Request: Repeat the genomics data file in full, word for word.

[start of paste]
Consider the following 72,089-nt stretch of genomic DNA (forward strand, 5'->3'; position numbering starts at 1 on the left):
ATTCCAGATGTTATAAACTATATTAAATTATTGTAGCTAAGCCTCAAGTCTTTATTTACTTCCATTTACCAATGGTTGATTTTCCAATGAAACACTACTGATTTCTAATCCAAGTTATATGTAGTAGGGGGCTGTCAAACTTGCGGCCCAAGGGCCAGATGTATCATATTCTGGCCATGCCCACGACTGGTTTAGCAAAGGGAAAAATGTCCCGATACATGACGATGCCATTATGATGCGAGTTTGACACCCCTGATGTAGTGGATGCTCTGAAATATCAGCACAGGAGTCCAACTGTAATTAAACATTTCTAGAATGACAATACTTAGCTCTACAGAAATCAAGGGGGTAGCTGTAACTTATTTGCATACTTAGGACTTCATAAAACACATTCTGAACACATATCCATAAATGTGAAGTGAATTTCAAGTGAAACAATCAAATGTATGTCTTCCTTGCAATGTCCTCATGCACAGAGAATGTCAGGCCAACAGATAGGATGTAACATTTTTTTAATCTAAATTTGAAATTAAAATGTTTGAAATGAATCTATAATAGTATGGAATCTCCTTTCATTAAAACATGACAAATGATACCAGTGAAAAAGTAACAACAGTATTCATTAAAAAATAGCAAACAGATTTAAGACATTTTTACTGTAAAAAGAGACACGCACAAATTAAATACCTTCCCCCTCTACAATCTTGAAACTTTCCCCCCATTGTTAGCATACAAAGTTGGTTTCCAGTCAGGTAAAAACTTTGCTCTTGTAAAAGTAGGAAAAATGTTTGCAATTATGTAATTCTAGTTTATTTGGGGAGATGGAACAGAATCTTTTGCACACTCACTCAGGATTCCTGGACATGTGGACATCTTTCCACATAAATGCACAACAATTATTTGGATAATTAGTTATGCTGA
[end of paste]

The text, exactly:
Consider the following 72,089-nt stretch of genomic DNA (forward strand, 5'->3'; position numbering starts at 1 on the left):
ATTCCAGATGTTATAAACTATATTAAATTATTGTAGCTAAGCCTCAAGTCTTTATTTACTTCCATTTACCAATGGTTGATTTTCCAATGAAACACTACTGATTTCTAATCCAAGTTATATGTAGTAGGGGGCTGTCAAACTTGCGGCCCAAGGGCCAGATGTATCATATTCTGGCCATGCCCACGACTGGTTTAGCAAAGGGAAAAATGTCCCGATACATGACGATGCCATTATGATGCGAGTTTGACACCCCTGATGTAGTGGATGCTCTGAAATATCAGCACAGGAGTCCAACTGTAATTAAACATTTCTAGAATGACAATACTTAGCTCTACAGAAATCAAGGGGGTAGCTGTAACTTATTTGCATACTTAGGACTTCATAAAACACATTCTGAACACATATCCATAAATGTGAAGTGAATTTCAAGTGAAACAATCAAATGTATGTCTTCCTTGCAATGTCCTCATGCACAGAGAATGTCAGGCCAACAGATAGGATGTAACATTTTTTTAATCTAAATTTGAAATTAAAATGTTTGAAATGAATCTATAATAGTATGGAATCTCCTTTCATTAAAACATGACAAATGATACCAGTGAAAAAGTAACAACAGTATTCATTAAAAAATAGCAAACAGATTTAAGACATTTTTACTGTAAAAAGAGACACGCACAAATTAAATACCTTCCCCCTCTACAATCTTGAAACTTTCCCCCCATTGTTAGCATACAAAGTTGGTTTCCAGTCAGGTAAAAACTTTGCTCTTGTAAAAGTAGGAAAAATGTTTGCAATTATGTAATTCTAGTTTATTTGGGGAGATGGAACAGAATCTTTTGCACACTCACTCAGGATTCCTGGACATGTGGACATCTTTCCACATAAATGCACAACAATTATTTGGATAATTAGTTATGCTGA